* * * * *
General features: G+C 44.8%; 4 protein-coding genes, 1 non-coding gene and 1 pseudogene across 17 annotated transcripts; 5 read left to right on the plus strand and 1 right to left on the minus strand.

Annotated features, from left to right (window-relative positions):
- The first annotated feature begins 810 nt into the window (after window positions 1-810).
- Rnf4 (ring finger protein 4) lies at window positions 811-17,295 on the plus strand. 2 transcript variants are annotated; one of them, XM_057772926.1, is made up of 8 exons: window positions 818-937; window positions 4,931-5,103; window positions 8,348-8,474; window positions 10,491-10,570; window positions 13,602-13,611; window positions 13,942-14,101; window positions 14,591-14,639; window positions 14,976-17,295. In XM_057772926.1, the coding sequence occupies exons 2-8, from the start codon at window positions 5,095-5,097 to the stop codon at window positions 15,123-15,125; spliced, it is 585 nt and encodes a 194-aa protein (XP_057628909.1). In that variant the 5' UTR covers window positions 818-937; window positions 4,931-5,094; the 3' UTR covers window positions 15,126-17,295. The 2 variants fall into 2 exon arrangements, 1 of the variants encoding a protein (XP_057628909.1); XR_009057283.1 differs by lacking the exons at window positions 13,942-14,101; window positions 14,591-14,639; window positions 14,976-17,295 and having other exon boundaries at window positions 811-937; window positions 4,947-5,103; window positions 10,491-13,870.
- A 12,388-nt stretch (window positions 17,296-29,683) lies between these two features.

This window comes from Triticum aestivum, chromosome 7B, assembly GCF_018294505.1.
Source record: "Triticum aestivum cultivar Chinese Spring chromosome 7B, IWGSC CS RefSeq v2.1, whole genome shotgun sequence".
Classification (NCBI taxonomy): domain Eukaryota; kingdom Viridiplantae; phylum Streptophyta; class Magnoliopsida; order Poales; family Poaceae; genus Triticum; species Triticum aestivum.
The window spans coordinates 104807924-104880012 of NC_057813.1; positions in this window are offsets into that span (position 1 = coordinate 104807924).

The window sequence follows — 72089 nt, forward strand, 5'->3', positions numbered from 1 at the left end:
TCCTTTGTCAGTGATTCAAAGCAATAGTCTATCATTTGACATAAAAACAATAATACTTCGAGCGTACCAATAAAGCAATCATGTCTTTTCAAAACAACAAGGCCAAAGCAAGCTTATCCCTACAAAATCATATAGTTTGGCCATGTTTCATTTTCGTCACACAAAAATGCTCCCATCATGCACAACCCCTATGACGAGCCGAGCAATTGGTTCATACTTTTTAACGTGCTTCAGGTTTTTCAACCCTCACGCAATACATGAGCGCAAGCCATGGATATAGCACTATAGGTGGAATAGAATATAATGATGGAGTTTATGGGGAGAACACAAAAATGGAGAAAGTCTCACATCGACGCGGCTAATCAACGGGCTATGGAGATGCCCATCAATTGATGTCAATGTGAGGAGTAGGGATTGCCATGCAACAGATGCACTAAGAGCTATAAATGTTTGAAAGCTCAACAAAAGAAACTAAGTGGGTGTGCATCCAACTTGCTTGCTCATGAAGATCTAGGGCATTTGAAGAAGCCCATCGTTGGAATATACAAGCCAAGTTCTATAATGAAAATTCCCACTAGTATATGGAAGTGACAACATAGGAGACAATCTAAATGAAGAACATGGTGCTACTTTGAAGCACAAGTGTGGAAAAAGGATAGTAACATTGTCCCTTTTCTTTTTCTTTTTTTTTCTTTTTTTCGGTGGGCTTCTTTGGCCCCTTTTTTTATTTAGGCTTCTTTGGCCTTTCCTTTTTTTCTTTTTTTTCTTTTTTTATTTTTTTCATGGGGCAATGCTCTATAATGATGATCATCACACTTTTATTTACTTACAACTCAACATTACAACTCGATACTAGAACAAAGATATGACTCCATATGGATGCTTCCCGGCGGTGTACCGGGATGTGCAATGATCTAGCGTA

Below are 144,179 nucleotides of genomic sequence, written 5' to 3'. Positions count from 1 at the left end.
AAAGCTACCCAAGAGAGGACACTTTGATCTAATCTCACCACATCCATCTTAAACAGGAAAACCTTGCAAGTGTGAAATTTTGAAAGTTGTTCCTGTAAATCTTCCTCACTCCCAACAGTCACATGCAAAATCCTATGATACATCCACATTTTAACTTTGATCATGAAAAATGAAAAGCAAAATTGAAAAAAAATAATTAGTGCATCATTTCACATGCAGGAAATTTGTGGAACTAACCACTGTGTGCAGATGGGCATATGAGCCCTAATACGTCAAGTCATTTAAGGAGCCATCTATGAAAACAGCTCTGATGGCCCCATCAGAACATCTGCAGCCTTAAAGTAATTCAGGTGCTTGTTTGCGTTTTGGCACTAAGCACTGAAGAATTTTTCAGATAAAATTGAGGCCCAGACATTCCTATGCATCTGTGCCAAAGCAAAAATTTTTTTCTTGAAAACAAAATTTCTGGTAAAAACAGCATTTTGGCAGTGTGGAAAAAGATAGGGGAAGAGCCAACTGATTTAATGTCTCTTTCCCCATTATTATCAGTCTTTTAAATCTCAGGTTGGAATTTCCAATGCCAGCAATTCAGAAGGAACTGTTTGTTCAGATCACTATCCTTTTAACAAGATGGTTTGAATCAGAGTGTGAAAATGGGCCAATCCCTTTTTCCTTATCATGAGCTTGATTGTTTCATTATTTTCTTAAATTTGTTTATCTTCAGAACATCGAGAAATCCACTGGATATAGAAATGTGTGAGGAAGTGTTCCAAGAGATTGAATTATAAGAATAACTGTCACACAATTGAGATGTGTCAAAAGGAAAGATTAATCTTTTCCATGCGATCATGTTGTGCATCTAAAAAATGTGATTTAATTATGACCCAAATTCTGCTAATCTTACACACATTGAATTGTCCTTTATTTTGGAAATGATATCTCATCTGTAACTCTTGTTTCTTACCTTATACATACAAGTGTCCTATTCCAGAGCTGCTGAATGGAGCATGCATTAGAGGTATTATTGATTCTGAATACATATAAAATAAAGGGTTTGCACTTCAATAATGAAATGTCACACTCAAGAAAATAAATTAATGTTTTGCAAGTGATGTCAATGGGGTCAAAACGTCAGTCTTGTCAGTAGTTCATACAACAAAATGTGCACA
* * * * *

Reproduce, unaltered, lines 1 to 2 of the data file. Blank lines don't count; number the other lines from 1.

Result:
General features: G+C 44.8%; 4 protein-coding genes, 1 non-coding gene and 1 pseudogene across 17 annotated transcripts; 5 read left to right on the plus strand and 1 right to left on the minus strand.

Annotated features, from left to right (window-relative positions):